- Create a test project in Amplitude where you will send sample test data from your backfill. You should do several tests on a few days worth of data in a separate Amplitude project before the final upload to the production project. This way, you can take a look at it as well and make sure things look good. IMPORTANT NOTE: If you mess up the import to your production project, then there is no way for us to "undo" the upload.
- Limit your upload to 100 batches/sec and 1000 events/sec. You can batch events into an upload but we recommend not sending more than 10 events per batch. Thus, we expect at most 100 batches to be sent per second and so the 1000 events/sec limit still applies as we do not recommend sending more than 10 events per batch. You will also be throttled if you send more than 10 events/sec for a single Device ID. The following is a guideline for our recommended way of backfilling large amounts of data:
- Break up the set of events into mini non-overlapping sets (for example, partition by device_id).
- Have 1 worker per set of events executing steps 1-3.
- Read a large number of events from your system.
- Partition those events into requests based on device_id or user_id.
- Send your requests concurrently/in parallel to Amplitude.
- To optimize the above process further, you can also do the following:
- In your upload, you should retry aggressively with high timeouts. You should always retry forever until you receive a 200. If you send an insert_id, then we will deduplicate any duplicate data for you on our end that is sent within 7 days of each other.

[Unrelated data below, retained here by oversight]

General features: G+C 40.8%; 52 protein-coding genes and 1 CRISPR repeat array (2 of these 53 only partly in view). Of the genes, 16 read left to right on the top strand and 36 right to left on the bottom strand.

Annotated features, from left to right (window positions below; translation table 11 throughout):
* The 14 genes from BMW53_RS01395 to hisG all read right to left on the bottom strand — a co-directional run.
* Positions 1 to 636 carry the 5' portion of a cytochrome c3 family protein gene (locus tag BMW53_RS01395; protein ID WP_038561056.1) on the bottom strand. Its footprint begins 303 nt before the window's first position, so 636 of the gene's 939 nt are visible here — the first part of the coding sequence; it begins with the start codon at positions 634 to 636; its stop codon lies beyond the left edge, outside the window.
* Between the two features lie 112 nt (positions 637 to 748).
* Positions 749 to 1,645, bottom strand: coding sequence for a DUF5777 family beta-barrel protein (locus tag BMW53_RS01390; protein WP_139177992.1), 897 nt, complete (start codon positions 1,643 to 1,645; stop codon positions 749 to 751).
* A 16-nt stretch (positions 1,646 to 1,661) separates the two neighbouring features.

If you send data that has a timestamp of 30 days or older, then it can take up to 48 hours to appear in some parts of our system, so do not be alarmed if you do not see everything right away. You can use the User Activity tab to check the events that you are sending as that updates in real-time regardless of the time of the event.
Sample scripts for data import: https://gist.github.com/djih/2a7e7fb2c1d45c8277f7aef64b682ed6
Data Ingestion System
In Amplitude's ingestion system, each user's current user properties are always being tracked and are synced to a user's incoming events. This diagram details the process of user property syncing. When sending data to Amplitude, customers will either be sending event data or will be sending
identify calls to update a user's user properties. These
identify calls will update a user's current user property values and will affect the properties being synced to subsequent events received after the
identify call. For example, let's say for user Datamonster they currently have one user property, 'color', and it is set to 'red'. Then, Datamonster logs 'View Page A' event and triggers an